Friday, October 24, 2003

The virtues of forgetfulness?

Who'd have thought yours truly would be quoted in a Wired News article? I remember talking to Mark Baard - quite a nice guy - and it's interesting what he remembered about me:

Sociologists and anthropologists at the conference also worried that human memory, which can be flexible and forgiving, will be supplanted by the memory banks of ubiquitous computing systems. No human act, no matter how benign or foolish or cruel, will escape the binary memory and cold interpretation of an artificially intelligent computer.

"People are showing me spatulas and frying pans with RFID (radio frequency identification) tags on them, and AI (artificial intelligence) systems that can infer when you're making an omelet," said Carleton University sociologist Anne Galloway. "And that's fine. But think of all the embarrassing things we do that we would like to forget. With everything stored on a disk somewhere, that will be extremely difficult."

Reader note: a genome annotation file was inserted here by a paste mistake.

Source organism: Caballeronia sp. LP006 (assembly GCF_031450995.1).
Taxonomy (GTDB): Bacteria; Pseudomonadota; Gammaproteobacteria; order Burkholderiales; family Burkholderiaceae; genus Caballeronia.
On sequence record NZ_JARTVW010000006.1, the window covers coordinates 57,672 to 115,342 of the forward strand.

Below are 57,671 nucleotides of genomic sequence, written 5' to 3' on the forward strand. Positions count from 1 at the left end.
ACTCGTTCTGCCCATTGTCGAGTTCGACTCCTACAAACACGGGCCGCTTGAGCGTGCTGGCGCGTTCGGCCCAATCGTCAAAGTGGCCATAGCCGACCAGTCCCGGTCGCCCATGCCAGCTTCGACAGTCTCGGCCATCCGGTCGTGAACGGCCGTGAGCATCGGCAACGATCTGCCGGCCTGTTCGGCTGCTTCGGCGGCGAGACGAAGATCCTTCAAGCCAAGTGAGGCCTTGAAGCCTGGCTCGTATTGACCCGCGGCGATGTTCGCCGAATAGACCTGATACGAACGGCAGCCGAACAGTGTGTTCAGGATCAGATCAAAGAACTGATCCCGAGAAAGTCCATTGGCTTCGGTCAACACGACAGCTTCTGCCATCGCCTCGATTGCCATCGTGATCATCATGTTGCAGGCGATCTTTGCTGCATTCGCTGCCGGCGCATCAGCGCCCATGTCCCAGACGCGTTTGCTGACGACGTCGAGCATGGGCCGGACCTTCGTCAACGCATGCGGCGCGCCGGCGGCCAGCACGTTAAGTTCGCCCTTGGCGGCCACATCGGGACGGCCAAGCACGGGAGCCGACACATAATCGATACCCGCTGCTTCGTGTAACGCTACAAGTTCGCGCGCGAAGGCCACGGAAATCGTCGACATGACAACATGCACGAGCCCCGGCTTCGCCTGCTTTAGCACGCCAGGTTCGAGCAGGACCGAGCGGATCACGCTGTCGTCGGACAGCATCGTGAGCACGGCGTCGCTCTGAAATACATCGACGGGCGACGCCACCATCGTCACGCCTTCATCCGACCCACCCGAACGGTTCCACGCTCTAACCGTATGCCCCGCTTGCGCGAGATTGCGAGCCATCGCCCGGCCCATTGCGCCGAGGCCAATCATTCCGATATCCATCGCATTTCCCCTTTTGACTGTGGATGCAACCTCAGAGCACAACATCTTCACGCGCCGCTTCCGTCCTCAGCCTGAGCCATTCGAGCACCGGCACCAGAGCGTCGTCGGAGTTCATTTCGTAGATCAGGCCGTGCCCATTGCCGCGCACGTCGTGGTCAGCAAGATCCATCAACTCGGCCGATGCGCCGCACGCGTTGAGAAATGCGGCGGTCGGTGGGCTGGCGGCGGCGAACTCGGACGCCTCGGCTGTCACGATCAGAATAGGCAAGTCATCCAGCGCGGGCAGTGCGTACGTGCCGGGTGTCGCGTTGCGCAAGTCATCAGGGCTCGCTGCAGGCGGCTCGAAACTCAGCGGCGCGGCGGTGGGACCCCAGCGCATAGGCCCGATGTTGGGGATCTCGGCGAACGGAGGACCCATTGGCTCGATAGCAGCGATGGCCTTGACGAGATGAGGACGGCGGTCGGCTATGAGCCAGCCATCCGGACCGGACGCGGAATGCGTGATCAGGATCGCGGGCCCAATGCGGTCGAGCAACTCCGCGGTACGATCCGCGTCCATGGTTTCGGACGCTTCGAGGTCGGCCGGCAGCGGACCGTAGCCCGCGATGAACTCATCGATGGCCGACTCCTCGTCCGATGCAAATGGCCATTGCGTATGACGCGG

Well, that's not quite what I said, but okay. And I have to correct one point: I am only a PhD candidate.

It appears that Mark also talked to my friend Lalya about how Tejp audio tags record only what people want. Update: But I don't think it's fair to say that researchers are "sidestepping the privacy issue by limiting their ubiquitous computing applications to art installations." One of the important things about the Tejp project is its critical perspective - and Glitch confronts privacy quite nicely, I think. It shouldn't be just about surveillence.

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